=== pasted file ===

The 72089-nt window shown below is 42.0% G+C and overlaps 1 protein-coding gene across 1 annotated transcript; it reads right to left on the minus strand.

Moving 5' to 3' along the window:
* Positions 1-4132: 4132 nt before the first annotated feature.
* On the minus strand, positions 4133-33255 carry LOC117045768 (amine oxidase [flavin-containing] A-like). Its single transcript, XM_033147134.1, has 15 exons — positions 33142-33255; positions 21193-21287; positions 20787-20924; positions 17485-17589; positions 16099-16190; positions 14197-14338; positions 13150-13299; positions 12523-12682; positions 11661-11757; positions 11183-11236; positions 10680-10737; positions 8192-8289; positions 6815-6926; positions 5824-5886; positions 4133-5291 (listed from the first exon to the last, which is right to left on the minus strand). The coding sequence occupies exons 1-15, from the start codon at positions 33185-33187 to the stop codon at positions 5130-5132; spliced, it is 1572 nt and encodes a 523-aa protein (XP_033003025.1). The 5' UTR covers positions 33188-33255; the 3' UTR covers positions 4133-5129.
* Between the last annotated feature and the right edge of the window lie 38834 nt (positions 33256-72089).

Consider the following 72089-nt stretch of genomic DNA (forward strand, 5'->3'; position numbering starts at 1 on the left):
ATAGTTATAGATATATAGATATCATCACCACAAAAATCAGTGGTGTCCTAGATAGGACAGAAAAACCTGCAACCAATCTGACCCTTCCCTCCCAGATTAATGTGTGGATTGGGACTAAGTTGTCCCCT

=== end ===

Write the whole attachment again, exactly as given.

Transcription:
The 72089-nt window shown below is 42.0% G+C and overlaps 1 protein-coding gene across 1 annotated transcript; it reads right to left on the minus strand.

Moving 5' to 3' along the window:
* Positions 1-4132: 4132 nt before the first annotated feature.
* On the minus strand, positions 4133-33255 carry LOC117045768 (amine oxidase [flavin-containing] A-like). Its single transcript, XM_033147134.1, has 15 exons — positions 33142-33255; positions 21193-21287; positions 20787-20924; positions 17485-17589; positions 16099-16190; positions 14197-14338; positions 13150-13299; positions 12523-12682; positions 11661-11757; positions 11183-11236; positions 10680-10737; positions 8192-8289; positions 6815-6926; positions 5824-5886; positions 4133-5291 (listed from the first exon to the last, which is right to left on the minus strand). The coding sequence occupies exons 1-15, from the start codon at positions 33185-33187 to the stop codon at positions 5130-5132; spliced, it is 1572 nt and encodes a 523-aa protein (XP_033003025.1). The 5' UTR covers positions 33188-33255; the 3' UTR covers positions 4133-5129.
* Between the last annotated feature and the right edge of the window lie 38834 nt (positions 33256-72089).

Consider the following 72089-nt stretch of genomic DNA (forward strand, 5'->3'; position numbering starts at 1 on the left):
ATAGTTATAGATATATAGATATCATCACCACAAAAATCAGTGGTGTCCTAGATAGGACAGAAAAACCTGCAACCAATCTGACCCTTCCCTCCCAGATTAATGTGTGGATTGGGACTAAGTTGTCCCCT